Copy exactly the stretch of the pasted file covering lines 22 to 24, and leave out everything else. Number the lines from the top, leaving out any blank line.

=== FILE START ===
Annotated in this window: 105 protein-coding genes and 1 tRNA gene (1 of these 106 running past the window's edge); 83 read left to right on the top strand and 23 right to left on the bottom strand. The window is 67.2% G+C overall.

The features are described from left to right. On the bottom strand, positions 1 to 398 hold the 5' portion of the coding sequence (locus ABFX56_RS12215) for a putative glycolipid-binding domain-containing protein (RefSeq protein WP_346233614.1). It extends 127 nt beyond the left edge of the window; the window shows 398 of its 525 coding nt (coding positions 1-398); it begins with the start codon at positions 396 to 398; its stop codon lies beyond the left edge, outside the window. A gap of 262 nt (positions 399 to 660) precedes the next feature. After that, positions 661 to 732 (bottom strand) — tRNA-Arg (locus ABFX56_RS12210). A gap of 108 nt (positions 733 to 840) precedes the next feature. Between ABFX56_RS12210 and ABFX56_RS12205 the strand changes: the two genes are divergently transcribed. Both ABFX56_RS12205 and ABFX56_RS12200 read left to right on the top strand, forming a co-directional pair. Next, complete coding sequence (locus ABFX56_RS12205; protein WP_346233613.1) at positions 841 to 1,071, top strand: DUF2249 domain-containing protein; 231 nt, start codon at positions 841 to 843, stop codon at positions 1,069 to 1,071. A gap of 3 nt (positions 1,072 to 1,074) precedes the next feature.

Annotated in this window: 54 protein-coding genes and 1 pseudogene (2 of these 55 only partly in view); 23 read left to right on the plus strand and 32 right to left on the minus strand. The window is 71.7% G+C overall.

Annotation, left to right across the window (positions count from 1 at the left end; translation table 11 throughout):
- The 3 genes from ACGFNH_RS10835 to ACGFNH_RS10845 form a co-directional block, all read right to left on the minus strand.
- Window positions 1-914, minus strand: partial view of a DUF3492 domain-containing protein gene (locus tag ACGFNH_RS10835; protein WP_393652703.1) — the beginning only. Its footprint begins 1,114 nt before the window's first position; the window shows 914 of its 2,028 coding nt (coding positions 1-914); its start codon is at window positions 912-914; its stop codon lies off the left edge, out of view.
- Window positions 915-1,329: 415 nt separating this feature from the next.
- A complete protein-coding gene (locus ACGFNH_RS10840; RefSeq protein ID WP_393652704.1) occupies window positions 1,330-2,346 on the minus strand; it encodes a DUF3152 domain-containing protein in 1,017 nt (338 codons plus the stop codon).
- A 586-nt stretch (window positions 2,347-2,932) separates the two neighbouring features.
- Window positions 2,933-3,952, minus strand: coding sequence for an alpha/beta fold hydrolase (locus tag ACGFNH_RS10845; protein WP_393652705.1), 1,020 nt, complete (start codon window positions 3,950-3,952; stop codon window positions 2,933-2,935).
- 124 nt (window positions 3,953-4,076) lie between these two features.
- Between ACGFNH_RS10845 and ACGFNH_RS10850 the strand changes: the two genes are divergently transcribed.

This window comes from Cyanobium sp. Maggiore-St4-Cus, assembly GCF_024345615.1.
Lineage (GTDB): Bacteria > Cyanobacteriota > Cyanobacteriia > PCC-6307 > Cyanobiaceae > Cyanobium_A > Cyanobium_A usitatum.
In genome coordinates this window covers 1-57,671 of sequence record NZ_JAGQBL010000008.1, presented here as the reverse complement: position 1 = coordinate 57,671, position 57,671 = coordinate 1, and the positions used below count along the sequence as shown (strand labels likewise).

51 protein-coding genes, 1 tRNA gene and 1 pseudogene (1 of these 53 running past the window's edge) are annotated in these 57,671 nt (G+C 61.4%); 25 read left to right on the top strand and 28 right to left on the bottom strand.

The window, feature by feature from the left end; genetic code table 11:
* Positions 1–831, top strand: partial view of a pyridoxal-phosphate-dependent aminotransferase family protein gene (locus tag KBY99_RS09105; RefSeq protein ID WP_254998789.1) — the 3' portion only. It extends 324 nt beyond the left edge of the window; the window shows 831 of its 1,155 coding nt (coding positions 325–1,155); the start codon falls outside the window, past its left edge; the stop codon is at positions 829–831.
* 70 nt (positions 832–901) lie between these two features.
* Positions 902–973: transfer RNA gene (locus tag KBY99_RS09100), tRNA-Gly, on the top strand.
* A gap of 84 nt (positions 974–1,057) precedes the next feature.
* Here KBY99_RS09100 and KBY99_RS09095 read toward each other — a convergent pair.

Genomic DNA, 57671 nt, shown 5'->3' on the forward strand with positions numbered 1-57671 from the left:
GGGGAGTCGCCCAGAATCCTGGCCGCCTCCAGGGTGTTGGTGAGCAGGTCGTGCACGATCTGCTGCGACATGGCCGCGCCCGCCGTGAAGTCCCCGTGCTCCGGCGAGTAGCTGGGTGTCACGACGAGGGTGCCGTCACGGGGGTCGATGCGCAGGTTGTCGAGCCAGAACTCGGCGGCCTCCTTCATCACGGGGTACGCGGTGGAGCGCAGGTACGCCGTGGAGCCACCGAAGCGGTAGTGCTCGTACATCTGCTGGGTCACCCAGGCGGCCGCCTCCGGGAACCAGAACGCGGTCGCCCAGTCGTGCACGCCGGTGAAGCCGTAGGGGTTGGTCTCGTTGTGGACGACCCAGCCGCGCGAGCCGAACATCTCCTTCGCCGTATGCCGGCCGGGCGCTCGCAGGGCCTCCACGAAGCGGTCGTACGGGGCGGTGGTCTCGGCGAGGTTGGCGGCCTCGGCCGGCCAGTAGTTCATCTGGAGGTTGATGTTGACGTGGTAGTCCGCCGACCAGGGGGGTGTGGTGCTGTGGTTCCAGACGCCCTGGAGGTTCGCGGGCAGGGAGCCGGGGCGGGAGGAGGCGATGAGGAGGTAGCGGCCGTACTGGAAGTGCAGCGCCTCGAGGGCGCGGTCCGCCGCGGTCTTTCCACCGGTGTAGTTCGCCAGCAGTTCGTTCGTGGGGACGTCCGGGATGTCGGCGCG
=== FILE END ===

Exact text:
* Here KBY99_RS09100 and KBY99_RS09095 read toward each other — a convergent pair.

Genomic DNA, 57671 nt, shown 5'->3' on the forward strand with positions numbered 1-57671 from the left:
GGGGAGTCGCCCAGAATCCTGGCCGCCTCCAGGGTGTTGGTGAGCAGGTCGTGCACGATCTGCTGCGACATGGCCGCGCCCGCCGTGAAGTCCCCGTGCTCCGGCGAGTAGCTGGGTGTCACGACGAGGGTGCCGTCACGGGGGTCGATGCGCAGGTTGTCGAGCCAGAACTCGGCGGCCTCCTTCATCACGGGGTACGCGGTGGAGCGCAGGTACGCCGTGGAGCCACCGAAGCGGTAGTGCTCGTACATCTGCTGGGTCACCCAGGCGGCCGCCTCCGGGAACCAGAACGCGGTCGCCCAGTCGTGCACGCCGGTGAAGCCGTAGGGGTTGGTCTCGTTGTGGACGACCCAGCCGCGCGAGCCGAACATCTCCTTCGCCGTATGCCGGCCGGGCGCTCGCAGGGCCTCCACGAAGCGGTCGTACGGGGCGGTGGTCTCGGCGAGGTTGGCGGCCTCGGCCGGCCAGTAGTTCATCTGGAGGTTGATGTTGACGTGGTAGTCCGCCGACCAGGGGGGTGTGGTGCTGTGGTTCCAGACGCCCTGGAGGTTCGCGGGCAGGGAGCCGGGGCGGGAGGAGGCGATGAGGAGGTAGCGGCCGTACTGGAAGTGCAGCGCCTCGAGGGCGCGGTCCGCCGCGGTCTTTCCACCGGTGTAGTTCGCCAGCAGTTCGTTCGTGGGGACGTCCGGGATGTCGGCGCG